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  4.  » Rejection rate of fiancé visas holds oddly steady

Rejection rate of fiancé visas holds oddly steady

| Jan 30, 2019 | fiancé visas, Firm News

The rate of rejection of almost every kind of immigration visa has jumped in the first nine months of 2018, according to U.S. Citizenship and Immigration Services.

The denial rate for most immigration applications jumped from 8.3 percent in 2016 to 11.3 percent in 2018. The denial rate from H-2A agricultural workers and H-1B high-skilled workers went from 16.8 percent in 2016 to 22.6 percent in 2018. The denial rate for green cards went from 5.9 percent in 2016 to 7.9 percent in 2018.

Most of these categories saw either a measured increase between 2016 and 2018 or a large bump in the last year. One of the odd blips during the increase in visa denials is that the K-1 visa – the fiancé visa – jumped from 13.6 percent in 2016 to 21.8 percent in 2017, then actually dropped 0.8 percent between 2017 and 2018.

Experts believe this has less to do with a greater crackdown than the backlash after a woman who had entered the U.S. on a K-1 visa helped kill 14 people in San Bernardino, California, in December 2015.

Where the fiancés come from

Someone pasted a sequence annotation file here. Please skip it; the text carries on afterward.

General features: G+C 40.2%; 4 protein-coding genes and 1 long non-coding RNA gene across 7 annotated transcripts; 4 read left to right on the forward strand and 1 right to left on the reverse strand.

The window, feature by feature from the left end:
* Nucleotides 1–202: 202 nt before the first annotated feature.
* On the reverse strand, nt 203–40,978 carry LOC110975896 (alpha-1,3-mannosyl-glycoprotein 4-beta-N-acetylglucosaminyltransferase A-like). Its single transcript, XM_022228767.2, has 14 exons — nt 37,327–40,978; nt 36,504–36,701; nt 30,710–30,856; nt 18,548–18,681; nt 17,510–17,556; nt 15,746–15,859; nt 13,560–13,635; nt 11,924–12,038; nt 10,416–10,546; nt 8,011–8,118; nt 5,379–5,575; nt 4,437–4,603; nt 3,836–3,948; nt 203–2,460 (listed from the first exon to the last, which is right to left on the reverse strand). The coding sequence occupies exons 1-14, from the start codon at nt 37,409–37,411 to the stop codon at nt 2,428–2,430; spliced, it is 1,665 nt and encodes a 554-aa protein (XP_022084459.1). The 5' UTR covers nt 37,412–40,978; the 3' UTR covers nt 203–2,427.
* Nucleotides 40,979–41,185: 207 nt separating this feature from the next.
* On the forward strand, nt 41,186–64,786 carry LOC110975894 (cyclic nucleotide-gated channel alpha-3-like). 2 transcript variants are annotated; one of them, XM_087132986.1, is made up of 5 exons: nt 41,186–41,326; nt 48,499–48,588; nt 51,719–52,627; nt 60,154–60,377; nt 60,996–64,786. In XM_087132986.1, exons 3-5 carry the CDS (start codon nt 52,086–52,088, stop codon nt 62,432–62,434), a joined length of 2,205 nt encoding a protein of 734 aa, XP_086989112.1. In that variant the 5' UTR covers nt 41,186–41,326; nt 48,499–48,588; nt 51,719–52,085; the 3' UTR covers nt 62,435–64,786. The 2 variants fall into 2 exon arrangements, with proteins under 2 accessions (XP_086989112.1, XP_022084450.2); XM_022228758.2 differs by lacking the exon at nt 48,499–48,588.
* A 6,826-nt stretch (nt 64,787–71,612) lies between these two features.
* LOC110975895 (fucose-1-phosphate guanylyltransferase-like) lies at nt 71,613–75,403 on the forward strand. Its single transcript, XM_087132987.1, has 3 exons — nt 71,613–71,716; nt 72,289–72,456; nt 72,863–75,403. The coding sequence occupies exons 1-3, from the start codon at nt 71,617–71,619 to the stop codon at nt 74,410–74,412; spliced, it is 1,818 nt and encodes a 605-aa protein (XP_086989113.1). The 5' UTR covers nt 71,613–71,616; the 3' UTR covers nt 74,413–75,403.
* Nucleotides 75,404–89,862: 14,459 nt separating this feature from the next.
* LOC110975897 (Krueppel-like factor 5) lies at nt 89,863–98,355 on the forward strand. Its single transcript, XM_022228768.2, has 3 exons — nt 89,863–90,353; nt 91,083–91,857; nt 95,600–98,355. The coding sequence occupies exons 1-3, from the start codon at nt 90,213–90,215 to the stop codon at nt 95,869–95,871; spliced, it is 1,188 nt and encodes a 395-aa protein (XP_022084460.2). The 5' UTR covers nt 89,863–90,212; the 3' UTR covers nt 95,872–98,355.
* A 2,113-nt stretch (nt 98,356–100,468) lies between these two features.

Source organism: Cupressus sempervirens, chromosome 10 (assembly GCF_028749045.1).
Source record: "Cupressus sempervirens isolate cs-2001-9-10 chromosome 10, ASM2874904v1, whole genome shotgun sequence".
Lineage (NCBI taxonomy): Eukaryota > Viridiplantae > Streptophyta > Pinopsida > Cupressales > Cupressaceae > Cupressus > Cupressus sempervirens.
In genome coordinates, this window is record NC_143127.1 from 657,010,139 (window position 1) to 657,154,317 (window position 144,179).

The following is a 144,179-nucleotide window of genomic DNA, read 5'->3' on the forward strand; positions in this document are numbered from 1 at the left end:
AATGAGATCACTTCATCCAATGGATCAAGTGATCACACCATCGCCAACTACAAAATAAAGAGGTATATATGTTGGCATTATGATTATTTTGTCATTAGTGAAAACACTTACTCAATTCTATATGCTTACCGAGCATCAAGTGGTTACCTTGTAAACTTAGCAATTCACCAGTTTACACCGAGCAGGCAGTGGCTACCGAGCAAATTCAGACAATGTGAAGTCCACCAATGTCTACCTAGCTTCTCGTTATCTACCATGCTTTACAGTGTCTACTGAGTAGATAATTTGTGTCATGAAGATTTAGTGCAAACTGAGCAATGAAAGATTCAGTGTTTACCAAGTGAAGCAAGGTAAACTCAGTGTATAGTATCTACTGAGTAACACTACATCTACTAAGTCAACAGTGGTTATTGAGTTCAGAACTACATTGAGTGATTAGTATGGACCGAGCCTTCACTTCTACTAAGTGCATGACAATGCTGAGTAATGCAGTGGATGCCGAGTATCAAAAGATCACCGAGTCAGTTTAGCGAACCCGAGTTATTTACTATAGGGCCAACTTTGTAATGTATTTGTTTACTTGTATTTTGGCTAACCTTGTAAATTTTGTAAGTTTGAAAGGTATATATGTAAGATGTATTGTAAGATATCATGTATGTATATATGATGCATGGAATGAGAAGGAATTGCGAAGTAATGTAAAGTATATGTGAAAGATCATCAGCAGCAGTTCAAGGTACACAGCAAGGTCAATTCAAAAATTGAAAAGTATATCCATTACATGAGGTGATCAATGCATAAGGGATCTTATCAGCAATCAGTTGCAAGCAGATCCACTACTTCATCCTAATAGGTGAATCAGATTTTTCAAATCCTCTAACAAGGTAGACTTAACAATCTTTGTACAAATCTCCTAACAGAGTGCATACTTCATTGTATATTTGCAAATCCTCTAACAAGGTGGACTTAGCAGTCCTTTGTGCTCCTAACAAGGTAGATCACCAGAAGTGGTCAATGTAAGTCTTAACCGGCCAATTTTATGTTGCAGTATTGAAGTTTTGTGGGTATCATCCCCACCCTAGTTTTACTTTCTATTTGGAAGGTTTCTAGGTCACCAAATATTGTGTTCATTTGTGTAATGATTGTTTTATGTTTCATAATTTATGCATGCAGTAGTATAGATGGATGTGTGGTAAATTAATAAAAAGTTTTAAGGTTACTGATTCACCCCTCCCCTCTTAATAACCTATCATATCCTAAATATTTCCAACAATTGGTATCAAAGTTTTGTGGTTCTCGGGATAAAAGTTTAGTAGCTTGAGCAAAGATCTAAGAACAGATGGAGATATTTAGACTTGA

In 2016, nearly half of the K-1 visas went to applicants from the Philippines. The remainder went to applicants from the Dominican Republic, Mexico, Vietnam and s dozen other countries.

The process of applying for a K-1 visa involves filing a form and submitting documents to the Citizenship and Immigration Service, the foreign fiancé meeting and filing forms with the Department of State, and finally the visa-holder being allowed to enter the country via Customs and Border Protection.

To file form I-129, you will need these documents:

  • Evidence of U.S. citizenship
  • A passport-style photo
  • Evidence you plan to marry within 90 days of admission
  • Evidence you met your fiancé in person within two years of filing the form

Once your fiancé is in the country, you have 90 days to get married. Then your new spouse can apply for a green card which, if you remember, saw a denial rate jump by 2 percent between 2016 and 2018.